Ralph Spitzer: The Firing

Ralph Spitzer receiving a certificate from the United States Navy, 1948.

[Part 2 of 3]

During Ralph Spitzer’s time as a professor at Oregon State College, he became increasingly interested in social problems, particularly concerning the atomic bomb.  In a letter, Spitzer informed his mentor Linus Pauling that ever since early September 1945, when Dr. George Kistiakowsky spoke to a group at Wood’s Hole about the atomic bomb, he had been devoting larger portions of his time and thought to social concerns.

Spitzer realized that his efforts were limited due to his lack of knowledge about international affairs and he began to think of ways in which he could make a bigger impact in order to “preserve peace and civilization.” One outgrowth of this was a visit to Reed College that may have been partly responsible for the formation of the Portland Association of Scientists.  Spitzer also planned to apply for a fellowship abroad in which he could study economics and philosophy, as well as physical chemistry.

The 1948 presidential election was likewise beginning to play a large role in Spitzer’s life as he became an active supporter of Henry Wallace. In Spitzer’s view, “a whopping big vote for Wallace, whether he wins or not, would serve notice that our bipartisan foreign policy of preparing to win the next war was not what the American people wanted.” It was at this point that Spitzer asked Pauling to nominate him for the overseas fellowship, expressing his hope that he would be back home in time to participate in the presidential campaign.

Pauling recommended Spitzer as “nearly an ideal man for such a job, combining as he does a sound understanding of the physical sciences and a keen interest in social sciences. He is just the sort of man that we must interest in the social sciences.” In Pauling’s estimation, Spitzer’s work was “characterized by unusually good common sense and insight.”

Unfortunately for Spitzer’s ambitions, August Strand, the President of Oregon State College at the time, disagreed.

Ralph and Terry Spitzer, April 1949.

On February 8, 1949, Strand called Ralph Spitzer and his wife Terry, an undergraduate, into his office. The purpose of this summons was to inform Spitzer that his contract would not be renewed because “he had become much more interested in ‘other matters’ than he was in teaching chemistry.” Ralph Spitzer, thirty years old at the time, was told that there was no question of his ability and that he was not delinquent in his duties to the chemistry department.

Terry’s presence was necessary because Strand was also there to tell her that the Progressive Party group on campus, of which Terry was a member, would have to cancel their scheduled meeting on account of Strand’s disapproval of their guest speaker. The question had also been raised as to whether or not Terry, an outspoken activist and education student at OSC who influenced her husband’s views on progressive politics, was a greater threat to the campus than was Spitzer himself.

Within a few days, the story of Spitzer’s firing spread across campus and appeared in many regional newspapers. For its part, the OSC Appeals Committee fully supported Strand in his decision due to the fact that Spitzer was an Associate Professor and had not yet earned tenure. It was within the legal right of the President to refuse to renew Spitzer’s contract without any reasons given, just so long as political activity was not specifically identified as the cause for firing.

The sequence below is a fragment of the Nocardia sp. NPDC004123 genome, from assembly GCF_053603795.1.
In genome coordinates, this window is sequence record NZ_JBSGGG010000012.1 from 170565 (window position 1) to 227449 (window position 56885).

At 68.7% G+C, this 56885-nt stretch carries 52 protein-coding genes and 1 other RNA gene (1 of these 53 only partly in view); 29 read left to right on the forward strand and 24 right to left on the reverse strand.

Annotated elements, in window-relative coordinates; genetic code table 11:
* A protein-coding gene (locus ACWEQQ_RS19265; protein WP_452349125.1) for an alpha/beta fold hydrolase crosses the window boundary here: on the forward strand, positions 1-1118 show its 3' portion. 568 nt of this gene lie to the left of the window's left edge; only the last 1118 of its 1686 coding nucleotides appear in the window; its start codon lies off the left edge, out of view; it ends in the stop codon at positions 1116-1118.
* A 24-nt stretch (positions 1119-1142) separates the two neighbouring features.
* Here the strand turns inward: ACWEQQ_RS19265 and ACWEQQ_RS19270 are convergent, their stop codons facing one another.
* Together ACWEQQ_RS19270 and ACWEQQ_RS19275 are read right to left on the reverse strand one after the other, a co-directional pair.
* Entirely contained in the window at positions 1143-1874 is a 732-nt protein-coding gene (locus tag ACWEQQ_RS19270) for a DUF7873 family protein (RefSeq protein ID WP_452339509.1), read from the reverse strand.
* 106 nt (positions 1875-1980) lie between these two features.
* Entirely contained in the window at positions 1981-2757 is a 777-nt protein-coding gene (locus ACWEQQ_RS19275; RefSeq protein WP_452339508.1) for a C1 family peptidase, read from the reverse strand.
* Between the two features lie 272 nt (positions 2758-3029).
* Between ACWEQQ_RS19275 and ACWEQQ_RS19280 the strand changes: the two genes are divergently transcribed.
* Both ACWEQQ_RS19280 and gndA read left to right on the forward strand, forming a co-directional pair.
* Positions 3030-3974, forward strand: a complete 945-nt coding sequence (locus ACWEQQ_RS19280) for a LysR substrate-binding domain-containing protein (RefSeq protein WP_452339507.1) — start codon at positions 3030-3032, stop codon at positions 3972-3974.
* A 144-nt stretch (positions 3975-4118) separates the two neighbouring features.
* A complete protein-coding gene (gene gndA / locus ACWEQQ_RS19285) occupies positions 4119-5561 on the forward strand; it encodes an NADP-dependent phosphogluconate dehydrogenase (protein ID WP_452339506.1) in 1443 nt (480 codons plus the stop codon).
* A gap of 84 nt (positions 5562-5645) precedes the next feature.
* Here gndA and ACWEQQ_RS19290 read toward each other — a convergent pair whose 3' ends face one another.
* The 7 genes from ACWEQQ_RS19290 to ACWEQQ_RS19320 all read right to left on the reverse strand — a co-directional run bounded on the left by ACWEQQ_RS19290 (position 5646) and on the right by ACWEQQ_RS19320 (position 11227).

Spitzer promptly wrote to Pauling, detailing his experience of being called into Strand’s office. In his letter he emphasized that he was assured that there was no question of competency involved, and that he was not being delinquent in his duties to the chemistry department. Spitzer continued by encouraging Pauling to get involved, writing

I think if we can smash these attacks on academic freedom and out their democratic rights in the next few years, we can fight off fascism permanently. I am sure you are working hard on this problem and hope that it is possible for you to lend a little assistance.

Pauling responded that he was shocked to learn that Spitzer’s contract would not be renewed and added that he would do everything that he could to get to the bottom of the matter and to assist Spitzer. He also requested more information before writing to President Strand, making sure that he had the details of the incident clear. He would later write to Strand in Spitzer’s defense, specifying that he did not agree completely with Spitzer on questions relating to politics, but that he did support him in his right to hold his beliefs.

Oregon State College President August Strand, 1947.

Within days of the firing, stories were published with headlines reading, “Strand Lashes at Commie Professors” and “Dismissed Educators Just ‘Not Wanted,’ Says OSC Head.” In the first headline, “professors” refers to Spitzer and to an Assistant Professor of economics, Dr. L. R. La Vallee, who was also not given a reason for non-renewal of his contract, but was reassured that his academic work had been satisfactory.

So why did the President of Oregon State College essentially fire Ralph Spitzer and L. R. La Vallee? Initially Strand indicated that he did have reasons for the dismissal but that he would not make them public. “I don’t have to give them a statement,” Strand said, “because that is precisely what they want.”

As we will see however, a speech by Strand, editorials debating the issue and letters pouring into the President’s office prolonged the discussion, eventually revealing the motivations underlying August Strand’s actions.

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